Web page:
Both users are white foreigners who have travelled throughout the region. They are familiar with the food they speak of but they are — ultimately — outsiders. They can be considered a symptom of a wider sentiment of white Westerners viewing the food of the other (in this case, Southeast Asians) as something that is meant to be discovered and therefore exoticized while altogether ignoring the respective food cultures’ long histories and complex relationships with their eaters.
What just so happened to get caught in the crossfire was Filipino food. When compared to other Southeast Asian cuisines, Filipino food — with its lack of spice, use of unorthodox ingredients such as offal, and focus on sourness and linamnam — may be deemed by these outsiders as not “exotic” enough to be worth their interest, as being both too alien and too “bland.”
On the opposite end of the spectrum, I must admit, there is a certain thrill to having dishes you grew up with described with such beauty and adoration by some of the best American food writers.
When Jonathan Gold, the legendary LA Times food critic and as close to a food writing god as you can get, describes the arroz caldo at Los Angeles’ Sari Sari Store as “rice seethed into a loose, hot porridge, fragrant with ginger and fried garlic, thick with chewy mushrooms and little cubes of pork,” you can’t help but take notice.
But, it is key to remember that while Western staples like fried chicken and spaghetti dominate here, they are, in their DNA — coated thick in banana ketchup and shreds of cheddar cheese — still very much our own and, more importantly, not anyone else’s.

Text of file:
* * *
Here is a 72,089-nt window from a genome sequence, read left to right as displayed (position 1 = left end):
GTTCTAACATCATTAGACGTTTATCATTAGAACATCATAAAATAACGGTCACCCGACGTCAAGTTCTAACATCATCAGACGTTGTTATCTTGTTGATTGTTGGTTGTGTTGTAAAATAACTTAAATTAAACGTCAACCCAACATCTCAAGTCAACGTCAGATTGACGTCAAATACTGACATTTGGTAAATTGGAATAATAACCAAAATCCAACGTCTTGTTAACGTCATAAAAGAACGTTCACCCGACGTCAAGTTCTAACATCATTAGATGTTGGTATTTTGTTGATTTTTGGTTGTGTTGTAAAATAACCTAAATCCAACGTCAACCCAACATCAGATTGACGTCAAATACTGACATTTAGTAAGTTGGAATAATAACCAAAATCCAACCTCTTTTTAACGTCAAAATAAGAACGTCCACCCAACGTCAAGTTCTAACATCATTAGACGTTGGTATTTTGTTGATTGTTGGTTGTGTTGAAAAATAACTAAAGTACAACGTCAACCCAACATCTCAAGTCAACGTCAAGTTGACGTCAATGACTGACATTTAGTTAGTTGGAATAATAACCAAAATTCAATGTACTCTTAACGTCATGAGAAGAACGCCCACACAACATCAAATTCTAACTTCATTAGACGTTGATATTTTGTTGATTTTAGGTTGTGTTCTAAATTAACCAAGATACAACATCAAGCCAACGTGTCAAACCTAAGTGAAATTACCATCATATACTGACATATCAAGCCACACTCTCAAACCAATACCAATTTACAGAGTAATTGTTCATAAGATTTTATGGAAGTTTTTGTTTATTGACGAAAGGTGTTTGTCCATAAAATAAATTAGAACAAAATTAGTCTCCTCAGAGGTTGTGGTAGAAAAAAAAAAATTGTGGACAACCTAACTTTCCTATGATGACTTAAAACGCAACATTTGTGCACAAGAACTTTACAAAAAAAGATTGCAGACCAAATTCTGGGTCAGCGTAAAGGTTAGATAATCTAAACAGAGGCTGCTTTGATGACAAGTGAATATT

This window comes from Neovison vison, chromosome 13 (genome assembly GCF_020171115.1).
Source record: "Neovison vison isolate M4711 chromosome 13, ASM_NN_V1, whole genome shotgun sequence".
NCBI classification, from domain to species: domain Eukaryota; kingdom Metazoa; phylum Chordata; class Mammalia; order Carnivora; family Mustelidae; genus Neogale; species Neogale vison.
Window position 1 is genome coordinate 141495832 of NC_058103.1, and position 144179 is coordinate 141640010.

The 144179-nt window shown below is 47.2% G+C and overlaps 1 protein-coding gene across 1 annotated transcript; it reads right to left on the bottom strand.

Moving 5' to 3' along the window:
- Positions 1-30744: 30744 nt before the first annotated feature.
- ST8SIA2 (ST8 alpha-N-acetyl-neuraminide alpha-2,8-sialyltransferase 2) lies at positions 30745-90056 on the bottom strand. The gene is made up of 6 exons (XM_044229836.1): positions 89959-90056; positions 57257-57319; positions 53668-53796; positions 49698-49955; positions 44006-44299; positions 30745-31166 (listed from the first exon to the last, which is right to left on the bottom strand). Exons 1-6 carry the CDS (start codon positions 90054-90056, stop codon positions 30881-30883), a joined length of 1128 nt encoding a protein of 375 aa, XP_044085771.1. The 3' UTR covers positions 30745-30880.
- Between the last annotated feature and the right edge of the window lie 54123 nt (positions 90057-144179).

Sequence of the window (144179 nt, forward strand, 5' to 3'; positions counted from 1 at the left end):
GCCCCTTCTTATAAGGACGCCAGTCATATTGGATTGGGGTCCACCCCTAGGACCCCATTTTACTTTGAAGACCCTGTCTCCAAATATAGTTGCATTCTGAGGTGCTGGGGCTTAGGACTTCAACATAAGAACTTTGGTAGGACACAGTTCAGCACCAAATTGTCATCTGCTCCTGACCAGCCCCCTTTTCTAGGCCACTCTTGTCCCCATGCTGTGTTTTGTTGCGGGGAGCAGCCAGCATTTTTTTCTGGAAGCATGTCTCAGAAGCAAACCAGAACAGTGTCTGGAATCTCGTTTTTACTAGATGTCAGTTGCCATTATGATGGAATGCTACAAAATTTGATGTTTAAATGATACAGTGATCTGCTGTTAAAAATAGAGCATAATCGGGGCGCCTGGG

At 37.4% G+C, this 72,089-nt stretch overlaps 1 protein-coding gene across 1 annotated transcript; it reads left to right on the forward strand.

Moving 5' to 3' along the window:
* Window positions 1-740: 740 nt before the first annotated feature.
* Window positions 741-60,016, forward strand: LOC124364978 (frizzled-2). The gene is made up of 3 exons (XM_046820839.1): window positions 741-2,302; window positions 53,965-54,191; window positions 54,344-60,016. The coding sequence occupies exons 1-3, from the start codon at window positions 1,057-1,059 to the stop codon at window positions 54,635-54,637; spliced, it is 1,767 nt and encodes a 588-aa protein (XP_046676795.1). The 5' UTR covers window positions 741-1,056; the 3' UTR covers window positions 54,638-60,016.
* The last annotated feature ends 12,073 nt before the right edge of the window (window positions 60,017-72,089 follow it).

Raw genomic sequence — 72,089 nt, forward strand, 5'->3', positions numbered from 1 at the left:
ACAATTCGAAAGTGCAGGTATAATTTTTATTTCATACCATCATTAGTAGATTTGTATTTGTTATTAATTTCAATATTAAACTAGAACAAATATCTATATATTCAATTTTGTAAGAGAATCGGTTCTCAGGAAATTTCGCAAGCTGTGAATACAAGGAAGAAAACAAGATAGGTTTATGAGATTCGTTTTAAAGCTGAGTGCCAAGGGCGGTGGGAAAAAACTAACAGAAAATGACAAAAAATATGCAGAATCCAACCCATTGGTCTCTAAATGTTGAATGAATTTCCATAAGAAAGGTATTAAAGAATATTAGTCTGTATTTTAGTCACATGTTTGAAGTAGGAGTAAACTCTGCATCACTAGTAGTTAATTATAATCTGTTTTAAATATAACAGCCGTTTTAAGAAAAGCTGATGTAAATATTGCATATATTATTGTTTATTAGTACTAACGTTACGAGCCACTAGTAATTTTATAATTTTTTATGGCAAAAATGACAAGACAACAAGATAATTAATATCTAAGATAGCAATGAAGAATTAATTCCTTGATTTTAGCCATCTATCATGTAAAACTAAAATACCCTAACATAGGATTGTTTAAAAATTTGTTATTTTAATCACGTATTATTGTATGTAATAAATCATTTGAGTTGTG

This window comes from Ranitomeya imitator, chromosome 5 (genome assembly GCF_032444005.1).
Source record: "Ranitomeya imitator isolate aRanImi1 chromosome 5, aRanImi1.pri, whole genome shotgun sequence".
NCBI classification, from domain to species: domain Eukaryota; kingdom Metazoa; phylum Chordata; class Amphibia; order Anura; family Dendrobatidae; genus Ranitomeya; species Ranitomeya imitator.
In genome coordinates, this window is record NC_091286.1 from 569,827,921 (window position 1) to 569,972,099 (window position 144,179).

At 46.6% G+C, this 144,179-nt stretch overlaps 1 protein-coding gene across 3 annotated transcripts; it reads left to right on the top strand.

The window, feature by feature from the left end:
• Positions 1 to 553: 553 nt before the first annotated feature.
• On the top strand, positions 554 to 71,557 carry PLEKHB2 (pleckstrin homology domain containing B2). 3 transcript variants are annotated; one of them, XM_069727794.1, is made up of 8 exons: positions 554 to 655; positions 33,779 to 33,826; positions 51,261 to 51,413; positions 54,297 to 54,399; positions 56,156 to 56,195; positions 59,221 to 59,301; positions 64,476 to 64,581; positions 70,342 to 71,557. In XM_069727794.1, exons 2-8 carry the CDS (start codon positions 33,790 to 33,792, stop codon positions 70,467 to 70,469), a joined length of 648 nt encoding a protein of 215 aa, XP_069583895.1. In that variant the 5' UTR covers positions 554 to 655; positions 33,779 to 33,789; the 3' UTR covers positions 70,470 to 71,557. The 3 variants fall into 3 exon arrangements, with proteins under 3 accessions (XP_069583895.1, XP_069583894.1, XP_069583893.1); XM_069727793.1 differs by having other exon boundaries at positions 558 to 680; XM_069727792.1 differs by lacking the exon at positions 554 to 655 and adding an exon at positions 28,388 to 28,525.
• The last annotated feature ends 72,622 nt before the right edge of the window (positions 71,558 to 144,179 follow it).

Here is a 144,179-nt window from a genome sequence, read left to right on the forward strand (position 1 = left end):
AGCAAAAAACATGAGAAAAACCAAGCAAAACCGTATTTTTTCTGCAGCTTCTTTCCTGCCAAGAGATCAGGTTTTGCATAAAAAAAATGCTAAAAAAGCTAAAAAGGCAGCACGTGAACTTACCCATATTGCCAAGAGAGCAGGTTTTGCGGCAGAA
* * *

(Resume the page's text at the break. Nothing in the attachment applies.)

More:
While food is inherently joyous and is meant to be shared with an open hand, it is also important to note that the joy and pride that we take when we speak the language of our food must not hinge on those who were not meant to understand it.
On the contrary, we must grab the intangible heritage of our cuisine and see that its beauty can be found in its unique capacity to tell the story of our struggles and how exactly we as a people rose up to overcome them.
In that vein, Eddy Alegre in his book “Sarap: Essays on Philippine Food” says that “eating is language that speaks of the nuances of what we are. Eating is making alive the various and variegated conjugations of our lives.”
Strangely enough, in a twist of fate, Bourdain — chosen one, the rarest of tourists unlike all others, a perpetual foreigner who was always aware of his white privilege, and a genuine lover of all things deeply delicious wherever they are from — might have put into words exactly what few outsiders could only dream of understanding about Filipino food. During one of his final visits to Manila, eating at — of all places — Jollibee, he called the almost cloyingly sweet spaghetti “deranged, yet strangely alluring.”
And in that moment, he captured the spirit of what makes Filipino food — our food — so glorious.